Wedding Details 101: 25 Things You Forget When Planning a Wedding

reception sendoff with sparklers

Photo by James Katsipis

There are a million and one things to plan when it comes to a wedding. So is it any surprise that one or two or even 25 wedding details might fall through the cracks? "Planning a wedding—whether big or small—can be extremely overwhelming, especially when juggling a full-time job," explains Lynn Easton, owner of Easton Events. "Planning a wedding is essentially a full-time job. There are so many details and so many people, vendors, and logistics that have to be managed, so it's not hard to believe that sometimes a detail here and there gets overlooked."

Here, expert wedding planners break down the top things you forget when planning a wedding. With any luck, this list will save you from forgetting these details, too.

Wedding Day Details to Remember
Michela Buttignol/Brides

1. A Contingency Plan for Bad Weather

"Many couples forget to have a plan B in case of inclement weather. Sometimes this is not taking into account how hot and sunny it will be, severe cold fronts, or even rain. They often get so wrapped up in the beauty of their venue they just forget to have a contingency plan," says Kim Sayatovic, founder of Belladeux Event Design.

Brides should find out the historical temperature and whether to have realistic expectations of what to expect and make arrangements for what will happen if the weather is less than ideal.

2. What Time the Sun Will Set

Sunset is a golden hour for photographs, and it might be a time your wedding photographer would like to pull you outside for some magically lit photos. If you know what time the sun will be setting, you can make sure you'll be available rather than, say, cutting the cake.

3. Transportation for Your Bridal Party

"They'll often leave the hotel—or wherever they're getting ready—at a different time than the bride and groom, but earlier than the rest of the guests," explains planner and designer Alia Wilson of Firefly Events.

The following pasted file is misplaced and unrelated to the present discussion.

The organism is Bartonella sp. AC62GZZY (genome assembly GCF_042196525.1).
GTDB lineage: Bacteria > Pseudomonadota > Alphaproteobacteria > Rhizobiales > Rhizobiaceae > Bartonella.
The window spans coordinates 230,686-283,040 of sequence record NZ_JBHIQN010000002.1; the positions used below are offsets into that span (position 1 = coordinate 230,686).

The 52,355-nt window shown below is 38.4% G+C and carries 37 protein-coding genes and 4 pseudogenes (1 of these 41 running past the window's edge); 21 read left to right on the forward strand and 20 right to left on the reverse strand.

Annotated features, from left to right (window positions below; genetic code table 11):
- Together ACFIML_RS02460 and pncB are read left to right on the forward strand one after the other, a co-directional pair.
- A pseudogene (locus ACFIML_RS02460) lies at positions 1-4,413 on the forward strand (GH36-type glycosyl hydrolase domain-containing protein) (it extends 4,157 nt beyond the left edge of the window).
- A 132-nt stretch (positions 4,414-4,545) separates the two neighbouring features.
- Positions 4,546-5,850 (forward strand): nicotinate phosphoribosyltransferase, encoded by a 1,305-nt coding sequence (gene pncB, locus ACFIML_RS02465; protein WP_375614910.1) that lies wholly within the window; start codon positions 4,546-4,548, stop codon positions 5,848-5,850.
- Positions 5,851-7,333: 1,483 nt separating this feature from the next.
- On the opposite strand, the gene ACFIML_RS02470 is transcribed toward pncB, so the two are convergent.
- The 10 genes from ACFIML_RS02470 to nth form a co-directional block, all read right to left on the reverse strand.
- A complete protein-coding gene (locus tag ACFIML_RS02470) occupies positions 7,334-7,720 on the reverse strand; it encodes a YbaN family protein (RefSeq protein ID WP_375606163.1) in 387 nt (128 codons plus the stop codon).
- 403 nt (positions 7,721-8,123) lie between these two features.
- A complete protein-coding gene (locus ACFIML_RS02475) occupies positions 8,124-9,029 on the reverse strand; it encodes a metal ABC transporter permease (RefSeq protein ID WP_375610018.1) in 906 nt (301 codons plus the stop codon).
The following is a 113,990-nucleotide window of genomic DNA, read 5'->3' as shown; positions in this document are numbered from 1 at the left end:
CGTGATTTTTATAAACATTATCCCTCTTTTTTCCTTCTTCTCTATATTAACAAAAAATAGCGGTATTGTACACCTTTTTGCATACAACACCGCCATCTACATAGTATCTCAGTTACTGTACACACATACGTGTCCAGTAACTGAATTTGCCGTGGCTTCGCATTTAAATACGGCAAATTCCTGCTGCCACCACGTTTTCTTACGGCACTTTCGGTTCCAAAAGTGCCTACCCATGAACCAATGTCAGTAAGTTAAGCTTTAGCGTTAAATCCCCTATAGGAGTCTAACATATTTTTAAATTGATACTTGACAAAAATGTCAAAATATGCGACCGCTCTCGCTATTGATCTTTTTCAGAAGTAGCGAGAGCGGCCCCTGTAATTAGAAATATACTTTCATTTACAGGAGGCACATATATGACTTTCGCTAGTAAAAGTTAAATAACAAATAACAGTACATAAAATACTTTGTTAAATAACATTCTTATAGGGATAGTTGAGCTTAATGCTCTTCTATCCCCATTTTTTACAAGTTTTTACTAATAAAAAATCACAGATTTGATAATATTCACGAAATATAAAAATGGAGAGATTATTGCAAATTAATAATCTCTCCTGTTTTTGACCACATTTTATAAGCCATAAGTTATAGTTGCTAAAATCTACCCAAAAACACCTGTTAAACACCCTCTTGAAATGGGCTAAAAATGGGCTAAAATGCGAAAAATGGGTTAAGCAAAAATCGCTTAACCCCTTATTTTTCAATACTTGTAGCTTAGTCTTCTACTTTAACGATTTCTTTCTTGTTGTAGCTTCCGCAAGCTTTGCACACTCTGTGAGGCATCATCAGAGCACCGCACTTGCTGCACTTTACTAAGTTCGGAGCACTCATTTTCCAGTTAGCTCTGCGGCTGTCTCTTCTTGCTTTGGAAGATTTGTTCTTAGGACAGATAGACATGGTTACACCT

4. Having a Day-Of Point Person

"A first point of contact for your wedding vendors is essential. Brides sometimes forget this because they assume they will [just answer their cell phone], but it's already going to be a whirlwind day for them. There's no need to add more responsibilities to their list," says wedding planner Emily Sullivan, owner of Emily Sullivan Events. "Instead, select a close friend, family member, or someone from the wedding party to be the first point of contact. Yes, you may have to be pulled into decisions, but let someone else be the one to take the call."

5. Budget for Gratuity

"Gratuity is often overlooked during the budget-planning process, especially if you don't have a planner to guide you," says Sullivan. "When looking at the costs of your catering, for example, remember that typically you'd want to include an 18-22 percent gratuity on top of the final bill. You'll also want to be mindful of tips for wedding professionals on the day of the event. While it is certainly not required, it is appreciated if someone has gone above and beyond. In this instance, prepare in advance with tips (cash or check are usually both fine) in envelopes and designate someone to distribute them."

6. Event Lighting

Lighting really helps to set the mood and vibe at a wedding. "After all the decisions are made and hard work put into every little detail, lighting is the most important component to really ensure those elements look their very best," says Sullivan.

7. Extra Seats for the Ceremony

"Take into consideration the fact that people do not naturally sit next to each other," Easton advises. "So you will always need roughly 20 more chairs than there are people."

8. Designating a Photo Wrangler

Along with a shot list, "designate a sister, brother, cousin, or aunt who can be the 'photo wrangler,'" suggests Easton. "The photographer is not going to know who your important family members are, so when he gets to the 'photo of the bride with aunts and uncles,' your photo wrangler can easily go grab these family members for you and you can stay on track with timing."

9. Building a Website Before Mailing Save-the-Dates

"The site does not need to be fully finished, but you should have a URL that you can put on the cards as well as a few basic pieces of information on the site, such as the location and nearby hotels," says Wilson. "People are often so excited to get the save-the-dates out that they don't think about the fact that six to eight weeks before the wedding is pretty late for out-of-town guests to make travel plans."

10. Post-Reception Transportation for the Newlyweds

"Transportation is a must-have for the wedding day, but oftentimes, brides forget that they need to arrange a ride from the reception to their next destination, be it their home, a hotel, or even the airport. It's rare that the couple is driving themselves on the wedding day so don't be left calling an Uber in your formalwear because you haven't arranged a car to get you where you need to go," says Sullivan.